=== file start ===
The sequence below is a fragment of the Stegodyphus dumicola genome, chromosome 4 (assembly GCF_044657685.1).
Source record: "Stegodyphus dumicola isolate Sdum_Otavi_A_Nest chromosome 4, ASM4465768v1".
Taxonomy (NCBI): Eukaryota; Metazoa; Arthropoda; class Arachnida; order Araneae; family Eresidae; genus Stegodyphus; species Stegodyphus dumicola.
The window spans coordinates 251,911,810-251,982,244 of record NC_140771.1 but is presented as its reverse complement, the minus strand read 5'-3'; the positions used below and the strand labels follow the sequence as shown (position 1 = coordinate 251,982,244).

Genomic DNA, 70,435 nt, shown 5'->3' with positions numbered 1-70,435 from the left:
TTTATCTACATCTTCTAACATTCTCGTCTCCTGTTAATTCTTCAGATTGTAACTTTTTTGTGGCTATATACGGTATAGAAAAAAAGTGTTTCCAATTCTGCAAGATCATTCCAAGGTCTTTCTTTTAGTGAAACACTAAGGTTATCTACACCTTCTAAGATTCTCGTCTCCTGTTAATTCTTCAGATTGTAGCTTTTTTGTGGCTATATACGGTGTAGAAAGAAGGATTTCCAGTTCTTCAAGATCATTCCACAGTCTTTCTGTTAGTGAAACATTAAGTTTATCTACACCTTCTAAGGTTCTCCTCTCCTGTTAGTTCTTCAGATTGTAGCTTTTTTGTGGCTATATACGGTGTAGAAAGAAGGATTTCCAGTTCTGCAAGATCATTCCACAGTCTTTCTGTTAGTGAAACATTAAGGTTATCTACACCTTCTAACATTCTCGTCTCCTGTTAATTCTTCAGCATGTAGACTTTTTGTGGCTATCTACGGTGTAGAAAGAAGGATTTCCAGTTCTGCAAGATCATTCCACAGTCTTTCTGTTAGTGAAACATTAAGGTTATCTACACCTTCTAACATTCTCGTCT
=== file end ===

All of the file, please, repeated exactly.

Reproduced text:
The sequence below is a fragment of the Stegodyphus dumicola genome, chromosome 4 (assembly GCF_044657685.1).
Source record: "Stegodyphus dumicola isolate Sdum_Otavi_A_Nest chromosome 4, ASM4465768v1".
Taxonomy (NCBI): Eukaryota; Metazoa; Arthropoda; class Arachnida; order Araneae; family Eresidae; genus Stegodyphus; species Stegodyphus dumicola.
The window spans coordinates 251,911,810-251,982,244 of record NC_140771.1 but is presented as its reverse complement, the minus strand read 5'-3'; the positions used below and the strand labels follow the sequence as shown (position 1 = coordinate 251,982,244).

Genomic DNA, 70,435 nt, shown 5'->3' with positions numbered 1-70,435 from the left:
TTTATCTACATCTTCTAACATTCTCGTCTCCTGTTAATTCTTCAGATTGTAACTTTTTTGTGGCTATATACGGTATAGAAAAAAAGTGTTTCCAATTCTGCAAGATCATTCCAAGGTCTTTCTTTTAGTGAAACACTAAGGTTATCTACACCTTCTAAGATTCTCGTCTCCTGTTAATTCTTCAGATTGTAGCTTTTTTGTGGCTATATACGGTGTAGAAAGAAGGATTTCCAGTTCTTCAAGATCATTCCACAGTCTTTCTGTTAGTGAAACATTAAGTTTATCTACACCTTCTAAGGTTCTCCTCTCCTGTTAGTTCTTCAGATTGTAGCTTTTTTGTGGCTATATACGGTGTAGAAAGAAGGATTTCCAGTTCTGCAAGATCATTCCACAGTCTTTCTGTTAGTGAAACATTAAGGTTATCTACACCTTCTAACATTCTCGTCTCCTGTTAATTCTTCAGCATGTAGACTTTTTGTGGCTATCTACGGTGTAGAAAGAAGGATTTCCAGTTCTGCAAGATCATTCCACAGTCTTTCTGTTAGTGAAACATTAAGGTTATCTACACCTTCTAACATTCTCGTCT